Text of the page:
Lauren Tamaki

In our series “Behind the Byline,” we’re chatting with Atlantic staffers to learn more about who they are and how they approach their work. Ed Yong is a staff writer who covers science. He writes about everything from hagfish slime to giraffe tackling, but since March, he has focused all his reportorial energy on the pandemic.

This interview has been lightly edited and condensed.

Nesima Aberra: How are you handling being immersed in coronavirus news all the time?

Ed Yong: I’m going to be honest—not well. I don’t want to overstate matters. I have a ton of privilege. I’m healthy and employed; I can work from home; I don’t have children. I’m not exhausted in the way that black friends are, having to simultaneously deal with a pandemic that disproportionately affects their communities and centuries of racism that have culminated in the current wave of protests. There’s one specific way in which I’m tired, though: having to constantly submerge in coronavirus news without taking a breath, and to absorb it all, process it, and extract sense from it for my readers.

There are too many stories to cover, too many deaths, too much suffering, too little time. I’ve just published my fifth 5,000-ish-word feature in 10 weeks, and that pace still feels utterly inadequate to the demands of the moment. The stakes are so high. Every day matters.

I’d also note that in the pandemic, as in virtually everything else, men are heard, promoted, and lauded more than women. So I’m trying to carve out time to elevate the work of incredible people who are dealing with exactly the same professional pressures that I am but don’t benefit from the same structural dynamics that I clearly benefit from.

Aberra: Information changes constantly. How do you decide when and what to cover about the pandemic?

Yong: I’m not actually sure that information is changing constantly. As I wrote in my piece about coronavirus confusion, science is “less the parade of decisive blockbuster discoveries that the press often portrays, and more a slow, erratic stumble toward ever less uncertainty.” Scientists disagree. They have it out, and they oscillate toward a shared understanding. We in the press make those oscillations look bigger than they actually are by covering every incremental development as it happens—and I’m not sure that, during this crisis, that’s the best route toward greater public understanding.

Illustration by Joan wong

Aberra: What inspired you to pursue science journalism in the first place?

Ed Yong: It is a truth universally acknowledged that a man in possession of a science degree must be in want of a Ph.D. But I was the world’s most catastrophic grad student, and while every grad student might think that, I objectively was. I realized, though, that I was much better at writing about science than actually doing it, so I switched to that instead—first at a cancer charity, then on my own blog, then as a freelancer, and then eventually at The Atlantic.

Aberra: What’s the most unusual or fun story you’ve worked on?

Yong: My next book!

I'm fond of telling stories about aspects of nature that we miss. My first book was about the microbes that share our bodies, and the profound influence they have on our lives. The next one is about the sensory experiences of other animals—what dogs smell, what songbirds hear, what eagles see. I’ve spent over a year trying to imagine what the world is like through the eyes, ears, noses, and ampullae of Lorenzini (organs that sharks and other animals use to sense electric fields) of other creatures, and it has been a deeply rewarding and endlessly fascinating project. I’ve been shocked by an electric fish, punched by a mantis shrimp, struck at by a rattlesnake (it missed), kissed by a seal, and oripulated by a manatee (that’s the technical term for what they do when they explore you with their whiskers).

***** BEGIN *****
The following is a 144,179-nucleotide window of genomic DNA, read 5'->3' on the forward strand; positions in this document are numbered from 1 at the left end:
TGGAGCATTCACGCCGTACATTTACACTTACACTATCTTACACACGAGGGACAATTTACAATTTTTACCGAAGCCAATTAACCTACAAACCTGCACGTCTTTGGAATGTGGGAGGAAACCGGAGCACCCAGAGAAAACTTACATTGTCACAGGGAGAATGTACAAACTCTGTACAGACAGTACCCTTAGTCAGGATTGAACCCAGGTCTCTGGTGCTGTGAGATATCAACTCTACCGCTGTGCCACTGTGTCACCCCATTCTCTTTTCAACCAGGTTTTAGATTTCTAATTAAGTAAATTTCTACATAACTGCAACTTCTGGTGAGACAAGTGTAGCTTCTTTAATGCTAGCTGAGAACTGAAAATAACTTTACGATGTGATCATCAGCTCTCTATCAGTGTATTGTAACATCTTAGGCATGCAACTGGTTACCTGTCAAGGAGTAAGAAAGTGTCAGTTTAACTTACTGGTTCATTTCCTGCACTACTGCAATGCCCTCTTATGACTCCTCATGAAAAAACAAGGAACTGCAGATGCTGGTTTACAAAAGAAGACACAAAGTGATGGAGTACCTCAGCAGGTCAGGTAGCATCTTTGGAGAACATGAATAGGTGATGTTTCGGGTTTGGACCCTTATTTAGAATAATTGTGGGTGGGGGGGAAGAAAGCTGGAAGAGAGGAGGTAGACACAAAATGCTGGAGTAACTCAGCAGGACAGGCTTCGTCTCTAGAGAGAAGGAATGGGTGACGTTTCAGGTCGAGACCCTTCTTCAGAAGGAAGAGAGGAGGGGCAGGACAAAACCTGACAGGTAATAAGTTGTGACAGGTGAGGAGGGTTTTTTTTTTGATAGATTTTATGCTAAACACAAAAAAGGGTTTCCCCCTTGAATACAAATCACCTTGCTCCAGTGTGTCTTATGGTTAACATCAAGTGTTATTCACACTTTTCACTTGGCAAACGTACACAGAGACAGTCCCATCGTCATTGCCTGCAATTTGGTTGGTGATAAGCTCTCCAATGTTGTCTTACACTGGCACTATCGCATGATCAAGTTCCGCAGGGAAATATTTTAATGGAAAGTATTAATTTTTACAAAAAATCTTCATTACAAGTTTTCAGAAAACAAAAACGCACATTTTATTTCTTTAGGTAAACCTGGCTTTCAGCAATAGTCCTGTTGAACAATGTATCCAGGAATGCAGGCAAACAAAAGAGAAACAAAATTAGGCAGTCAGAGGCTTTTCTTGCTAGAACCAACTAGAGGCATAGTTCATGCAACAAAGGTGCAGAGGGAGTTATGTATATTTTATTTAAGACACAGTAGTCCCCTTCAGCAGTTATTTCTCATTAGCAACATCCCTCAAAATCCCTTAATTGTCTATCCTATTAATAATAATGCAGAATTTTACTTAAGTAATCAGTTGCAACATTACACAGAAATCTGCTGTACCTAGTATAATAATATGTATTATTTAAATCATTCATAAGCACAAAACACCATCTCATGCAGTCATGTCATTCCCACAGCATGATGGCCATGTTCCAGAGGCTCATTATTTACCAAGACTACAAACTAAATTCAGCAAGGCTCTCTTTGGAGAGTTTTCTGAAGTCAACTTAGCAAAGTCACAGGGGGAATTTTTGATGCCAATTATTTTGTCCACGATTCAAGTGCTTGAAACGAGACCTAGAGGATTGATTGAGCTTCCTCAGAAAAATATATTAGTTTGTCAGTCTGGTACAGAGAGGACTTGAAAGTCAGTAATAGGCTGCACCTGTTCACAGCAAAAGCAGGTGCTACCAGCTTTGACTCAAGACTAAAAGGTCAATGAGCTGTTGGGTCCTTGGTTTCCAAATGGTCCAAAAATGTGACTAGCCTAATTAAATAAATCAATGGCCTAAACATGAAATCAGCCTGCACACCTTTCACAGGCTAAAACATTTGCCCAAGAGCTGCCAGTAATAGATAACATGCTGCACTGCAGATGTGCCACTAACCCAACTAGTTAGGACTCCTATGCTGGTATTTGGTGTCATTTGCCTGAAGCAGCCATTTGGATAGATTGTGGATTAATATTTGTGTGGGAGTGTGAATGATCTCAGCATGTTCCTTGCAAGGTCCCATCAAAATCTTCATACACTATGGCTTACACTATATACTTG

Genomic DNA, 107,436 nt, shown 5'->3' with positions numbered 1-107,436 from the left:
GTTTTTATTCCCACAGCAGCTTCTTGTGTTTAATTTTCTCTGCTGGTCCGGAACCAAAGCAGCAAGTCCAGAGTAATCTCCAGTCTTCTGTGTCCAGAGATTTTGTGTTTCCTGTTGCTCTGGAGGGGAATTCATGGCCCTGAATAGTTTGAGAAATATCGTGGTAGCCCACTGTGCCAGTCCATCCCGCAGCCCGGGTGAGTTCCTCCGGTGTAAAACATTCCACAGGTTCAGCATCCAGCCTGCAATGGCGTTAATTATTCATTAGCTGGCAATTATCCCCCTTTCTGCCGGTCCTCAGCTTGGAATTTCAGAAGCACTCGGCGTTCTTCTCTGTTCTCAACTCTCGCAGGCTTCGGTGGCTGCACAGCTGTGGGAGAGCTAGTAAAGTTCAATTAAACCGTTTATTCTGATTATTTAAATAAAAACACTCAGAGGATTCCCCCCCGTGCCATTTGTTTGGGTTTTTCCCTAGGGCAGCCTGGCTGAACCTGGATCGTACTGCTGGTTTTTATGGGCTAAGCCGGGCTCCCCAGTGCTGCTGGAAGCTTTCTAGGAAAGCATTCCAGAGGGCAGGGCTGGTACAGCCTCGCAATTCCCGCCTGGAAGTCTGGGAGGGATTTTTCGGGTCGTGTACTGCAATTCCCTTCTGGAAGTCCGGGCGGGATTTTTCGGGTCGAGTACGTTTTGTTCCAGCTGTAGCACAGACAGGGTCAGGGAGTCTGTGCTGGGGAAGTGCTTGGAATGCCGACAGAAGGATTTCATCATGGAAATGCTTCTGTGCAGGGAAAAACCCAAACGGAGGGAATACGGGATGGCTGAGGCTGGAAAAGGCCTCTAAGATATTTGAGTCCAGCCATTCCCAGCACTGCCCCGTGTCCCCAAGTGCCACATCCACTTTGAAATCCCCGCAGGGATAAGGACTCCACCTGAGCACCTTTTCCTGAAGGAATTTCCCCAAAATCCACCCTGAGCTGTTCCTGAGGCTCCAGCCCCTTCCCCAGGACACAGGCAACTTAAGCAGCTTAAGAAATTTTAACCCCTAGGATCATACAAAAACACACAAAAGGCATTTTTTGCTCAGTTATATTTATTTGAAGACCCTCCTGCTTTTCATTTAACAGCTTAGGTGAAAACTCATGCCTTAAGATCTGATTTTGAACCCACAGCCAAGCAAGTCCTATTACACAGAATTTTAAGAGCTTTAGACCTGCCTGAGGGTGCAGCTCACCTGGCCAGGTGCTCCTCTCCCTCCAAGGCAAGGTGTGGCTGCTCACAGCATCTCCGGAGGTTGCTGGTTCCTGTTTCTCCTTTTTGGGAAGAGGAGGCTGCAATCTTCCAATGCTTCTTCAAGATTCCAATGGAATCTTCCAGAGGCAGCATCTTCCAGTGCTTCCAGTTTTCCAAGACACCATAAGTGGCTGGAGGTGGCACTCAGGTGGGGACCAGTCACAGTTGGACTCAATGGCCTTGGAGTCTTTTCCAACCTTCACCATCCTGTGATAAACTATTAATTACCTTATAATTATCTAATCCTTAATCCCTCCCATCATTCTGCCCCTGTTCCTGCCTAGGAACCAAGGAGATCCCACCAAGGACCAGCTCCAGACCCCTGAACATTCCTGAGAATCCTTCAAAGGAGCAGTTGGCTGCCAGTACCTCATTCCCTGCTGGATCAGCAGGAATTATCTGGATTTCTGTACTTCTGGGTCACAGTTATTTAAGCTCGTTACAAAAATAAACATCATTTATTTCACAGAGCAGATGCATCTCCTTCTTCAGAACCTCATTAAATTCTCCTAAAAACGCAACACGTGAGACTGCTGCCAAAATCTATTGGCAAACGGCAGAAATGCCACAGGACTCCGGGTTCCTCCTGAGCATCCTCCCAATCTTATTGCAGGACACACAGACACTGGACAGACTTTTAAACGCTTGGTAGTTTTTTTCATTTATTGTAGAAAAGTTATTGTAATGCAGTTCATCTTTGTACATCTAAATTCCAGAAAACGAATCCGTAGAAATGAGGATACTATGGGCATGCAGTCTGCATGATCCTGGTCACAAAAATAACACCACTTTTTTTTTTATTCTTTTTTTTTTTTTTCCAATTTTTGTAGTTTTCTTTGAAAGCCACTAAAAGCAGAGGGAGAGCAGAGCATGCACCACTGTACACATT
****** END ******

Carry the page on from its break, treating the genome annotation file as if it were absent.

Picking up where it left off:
Ed Yong’s first book (Photo courtesy of Ed Yong)

Aberra: What’s something you’ve watched or read lately that you’ve enjoyed?

Yong: I’ve compiled two Twitter threads of pandemic writing that has really resonated with me, by people I respect.

In terms of books, Fathoms, by Rebecca Giggs, is about whales and our relationship with them. It’s one of the most achingly beautiful pieces of nature writing I’ve encountered. Giggs is an absolute master, and I cannot speak highly enough of her work. Sarah Ramey’s The Lady’s Handbook for Her Mysterious Illness is a profound, hilarious, heartbreaking memoir. Gina Rae La Cerva’s Feasting Wild and Ainissa Ramirez’s The Alchemy of Us are witty, illuminating, and inclusive reads about food and technology, respectively. I usually read more fiction, but I’m having trouble concentrating right now.

Avatar: The Last Airbender is on Netflix, thank the heavens, and the reboot of She-Ra and the Princesses of Power has been a balm for the soul. Given how much programming is retrograde nonsense, I find it oddly encouraging that a kids’ show should have a range of body types, nonbinary characters, and actual queer representation that’s central to the plot.

ALFRED PASIEKA / GETTY / THE ATLANTIC

Aberra: Can you share the story of how you got a Chatham Island black robin named after you?

Yong: In 2014, I wrote a piece about conservationists who tried to save the highly endangered Chatham Island black robin from extinction, but in the process, inadvertently left the survivors with a behavioral quirk that might doom the species. Years later, I contacted the lead researcher on that study for comment on a completely unrelated paper. She answered my questions and then told me that after my 2014 piece, she had named one of the robins Yong. The life span of these birds is not long, so I assume that Yong the robin is no longer with us, but I like to think that he had a pleasant life with his mate, Martini.

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